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The new U.S. Dairy Forage Research Center facility shown in this rendering will be one of 18 buildings that will house robotic milking systems, chambers for measuring greenhouse gas emissions, an advanced animal nutrition unit and state-of-the-art laboratories for agronomy and dairy science, as well as offices and a visitor center. (Rendering courtesy of HDR, Inc.)

New research farm will help make Wisconsin’s dairy farms more resilient

The new facility being built in Prairie du Sac will be used by researchers at UW-Madison and the USDA.

June 24, 2024

By Olivia Herken

Originally published by the Wisconsin Independent

The new U.S. Dairy Forage Research Center facility shown in this rendering will be one of 18 buildings that will house robotic milking systems, chambers for measuring greenhouse gas emissions, an advanced animal nutrition unit and state-of-the-art laboratories for agronomy and dairy science, as well as offices and a visitor center. (Rendering courtesy of HDR, Inc.)

A sprawling new research farm being built in Prairie du Sac will be used by the University of Wisconsin–Madison and the U.S. Department of Agriculture to study ways to make the dairy farming industry more sustainable and efficient.

The two organizations broke ground on June 10 on the $55 million project, which is expected to be completed in 2027. The new U.S. Dairy Forage Research Center will expand on a longtime partnership between UW–Madison and the USDA. The current research farm the two entities operate in Prairie du Sac was built in 1980, and the USDFRC first started discussing building an upgraded facility in 2016, wanting to study farming through a lens of both agriculture and conservation.

“Wisconsin is America’s Dairyland, and we take very seriously our responsibility to conduct relevant research that can be put to use by our dairy farmers,” Dr. Glenda Gillaspy, dean of the UW–Madison College of Agricultural and Life Sciences, said in a statement. “The partnership between UW–Madison and USDA has allowed us to amplify our collaborations with the state’s dairy industry, and we look forward to that continuing with this new facility.”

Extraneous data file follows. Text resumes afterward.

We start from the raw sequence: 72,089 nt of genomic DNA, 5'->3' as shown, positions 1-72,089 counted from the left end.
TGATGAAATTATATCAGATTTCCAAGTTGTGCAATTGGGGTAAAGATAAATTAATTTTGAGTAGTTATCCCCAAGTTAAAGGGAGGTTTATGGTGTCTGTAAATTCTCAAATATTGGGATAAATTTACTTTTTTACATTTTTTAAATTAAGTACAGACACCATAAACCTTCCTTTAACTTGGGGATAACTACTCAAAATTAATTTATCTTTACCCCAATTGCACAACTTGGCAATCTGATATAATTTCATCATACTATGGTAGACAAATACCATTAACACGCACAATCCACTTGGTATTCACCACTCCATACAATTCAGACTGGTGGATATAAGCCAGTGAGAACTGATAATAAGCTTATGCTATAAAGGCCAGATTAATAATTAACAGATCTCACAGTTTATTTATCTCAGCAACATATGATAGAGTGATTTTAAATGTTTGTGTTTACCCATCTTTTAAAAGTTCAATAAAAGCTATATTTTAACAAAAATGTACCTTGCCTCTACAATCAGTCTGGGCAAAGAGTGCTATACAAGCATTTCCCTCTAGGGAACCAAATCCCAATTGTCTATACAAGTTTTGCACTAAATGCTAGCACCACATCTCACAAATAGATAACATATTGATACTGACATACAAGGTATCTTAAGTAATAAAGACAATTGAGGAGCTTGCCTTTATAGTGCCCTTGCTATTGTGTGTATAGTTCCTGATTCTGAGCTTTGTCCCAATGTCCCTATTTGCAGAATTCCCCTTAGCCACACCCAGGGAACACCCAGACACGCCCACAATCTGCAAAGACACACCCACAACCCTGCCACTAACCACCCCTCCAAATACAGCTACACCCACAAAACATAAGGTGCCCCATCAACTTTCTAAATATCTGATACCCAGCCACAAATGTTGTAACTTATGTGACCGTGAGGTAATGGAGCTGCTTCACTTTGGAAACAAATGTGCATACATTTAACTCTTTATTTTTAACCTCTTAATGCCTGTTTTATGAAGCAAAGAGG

The research farm will be built on a 42-acre site just south of Prairie du Sac, a town about 30 miles north of Madison, and will include 18 buildings. In addition to offices and a visitor center, the farm will include robotic milking systems, chambers in which researchers will be able to measure greenhouse gas emissions, an advanced animal nutrition unit, and state-of-the-art agronomy and dairy science laboratories.

Some of the research that will be done at the facility will involve the study of sustainability practices in dairy farming, for the purpose of finding ways to mitigate the environmental impacts of manure, protect the health of the soil used by crops and livestock, improve the nutritional values of dairy products, and produce sustainable crop systems.

The upgraded facility will also help improve the overall resiliency of dairy farms as the industry evolves.

Wisconsin’s dairy farms have faced a number of challenges in recent years. Since 2017, Wisconsin has lost 10% of its farms and 30% of its dairy farms, largely a result of large industrial operations taking over, smaller farms consolidating, and family farms being forced to close. Farmers are also grappling with a mental health crisis and trying to adapt to a changing climate.

Researchers will be able to replicate conditions and operations at modern dairy farms at this new facility, from free-stall pens to automated milking systems that are becoming more widely used around the world.

“Wisconsin thrives when our dairy and rural economies thrive,” Democratic U.S. Sen. Tammy Baldwin, who helped secure $10 million in federal funding for the project, said in a statement. “This new research center will help our dairy farmers weather today’s challenges and confront tomorrow’s, adopt more sustainable practices, incorporate more cost-effective and efficient farming practices, and ensure Wisconsin’s dairy legacy continues for generations to come.”

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